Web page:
On April 17, 2005, Myuran and other members of the Bali Nine (the name given to the group of men who planned to smuggle 8.3 kg of heroin valued at about A$4 million from Indonesia to Australia), were arrested for drug trafficking in Bali, Indonesia. For their involvement, Myuran and Andrew were sentenced to death by firing squad on February 14, 2006.
In June of 2011, when Myuran appealed to have his sentence commuted to life, the former Kerobokan prison governor Pak Siswanto, who was moved by Myuran’s transformation, took the unprecedented step to speak out on his behalf. This was very rare and done so at personal risk. Pak Siswanto indicated that in all his time, he had never met a prisoner like Myuran and that execution was the wrong punishment in his case. To date, Myuran has had his bid for clemency from the Indonesian President rejected and he is facing the prospect of being executed. Execution comes through being taken to a remote place, getting tied to a post or a wooden cross, as a group 12 armed executioners with guns line up and start shooting. It is often said that death comes slowly.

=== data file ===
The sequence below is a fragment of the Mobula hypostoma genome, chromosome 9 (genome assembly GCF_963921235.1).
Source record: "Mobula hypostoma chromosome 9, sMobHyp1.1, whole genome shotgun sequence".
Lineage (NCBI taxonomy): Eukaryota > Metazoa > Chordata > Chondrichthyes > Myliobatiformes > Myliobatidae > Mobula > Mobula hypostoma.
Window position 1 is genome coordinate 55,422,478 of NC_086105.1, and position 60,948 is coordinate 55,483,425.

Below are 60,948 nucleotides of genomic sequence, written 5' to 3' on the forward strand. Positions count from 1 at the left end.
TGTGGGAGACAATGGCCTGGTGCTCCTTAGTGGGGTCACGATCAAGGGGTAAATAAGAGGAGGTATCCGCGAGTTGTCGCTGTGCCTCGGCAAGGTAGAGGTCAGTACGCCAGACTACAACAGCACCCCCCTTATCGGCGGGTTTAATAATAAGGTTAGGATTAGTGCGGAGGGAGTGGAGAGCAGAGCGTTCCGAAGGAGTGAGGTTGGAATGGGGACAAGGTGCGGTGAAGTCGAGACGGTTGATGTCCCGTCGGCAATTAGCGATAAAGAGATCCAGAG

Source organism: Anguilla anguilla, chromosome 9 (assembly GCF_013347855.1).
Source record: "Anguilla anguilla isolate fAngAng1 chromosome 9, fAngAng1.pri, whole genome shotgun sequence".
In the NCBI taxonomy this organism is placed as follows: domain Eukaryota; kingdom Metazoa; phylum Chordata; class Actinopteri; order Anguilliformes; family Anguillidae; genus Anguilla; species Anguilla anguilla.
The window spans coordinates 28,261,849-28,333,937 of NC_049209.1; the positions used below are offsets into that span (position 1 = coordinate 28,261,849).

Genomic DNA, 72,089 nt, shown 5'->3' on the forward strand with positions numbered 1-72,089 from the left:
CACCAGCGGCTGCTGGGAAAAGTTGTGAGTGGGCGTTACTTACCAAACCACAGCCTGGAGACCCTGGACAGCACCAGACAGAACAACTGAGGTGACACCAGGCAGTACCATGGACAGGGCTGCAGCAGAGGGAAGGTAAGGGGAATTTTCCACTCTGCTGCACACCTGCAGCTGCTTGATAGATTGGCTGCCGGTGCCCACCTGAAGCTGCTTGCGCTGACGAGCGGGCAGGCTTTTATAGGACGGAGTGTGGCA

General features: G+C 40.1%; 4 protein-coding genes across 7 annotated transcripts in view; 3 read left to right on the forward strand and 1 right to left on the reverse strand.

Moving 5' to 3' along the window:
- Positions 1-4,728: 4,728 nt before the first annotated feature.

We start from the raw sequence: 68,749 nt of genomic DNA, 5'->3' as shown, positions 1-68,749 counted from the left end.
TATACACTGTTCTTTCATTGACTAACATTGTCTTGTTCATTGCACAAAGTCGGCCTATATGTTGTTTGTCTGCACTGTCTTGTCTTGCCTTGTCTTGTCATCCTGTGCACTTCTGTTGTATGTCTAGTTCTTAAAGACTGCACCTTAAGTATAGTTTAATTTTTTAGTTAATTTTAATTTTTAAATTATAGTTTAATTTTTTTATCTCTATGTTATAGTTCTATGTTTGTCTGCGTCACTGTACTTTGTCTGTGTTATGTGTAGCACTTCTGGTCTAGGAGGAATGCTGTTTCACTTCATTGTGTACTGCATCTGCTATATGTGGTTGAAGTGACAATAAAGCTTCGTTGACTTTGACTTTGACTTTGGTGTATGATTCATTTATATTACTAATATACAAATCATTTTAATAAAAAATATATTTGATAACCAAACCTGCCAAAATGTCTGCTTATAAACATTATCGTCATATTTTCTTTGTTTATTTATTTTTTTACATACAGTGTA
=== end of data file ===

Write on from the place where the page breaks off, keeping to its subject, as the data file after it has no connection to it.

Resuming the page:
Myuran’s family, friends and community have come together to appeal to the decision makers. However, Indonesia’s President, Joko Widodo, recently told CNN in an interview that there would be “no compromise” for drug traffickers on death row. Quilty is organising a vigil for Myuran in Sydney on Wednesday night. The event, at the Sukumarans’ church in Sydney’s west will feature speakers such as radio host Alan Jones. Chaser member Craig Reucassel will act as MC. Eddie Perfect is hosting a similiar event organised by the artist Matthew Sleeth in Melbourne. Justice Lex Lasry will speak at the Federation Square event and Missy Higgins will perform music. Representatives of the Chan and Sukumaran families will attend.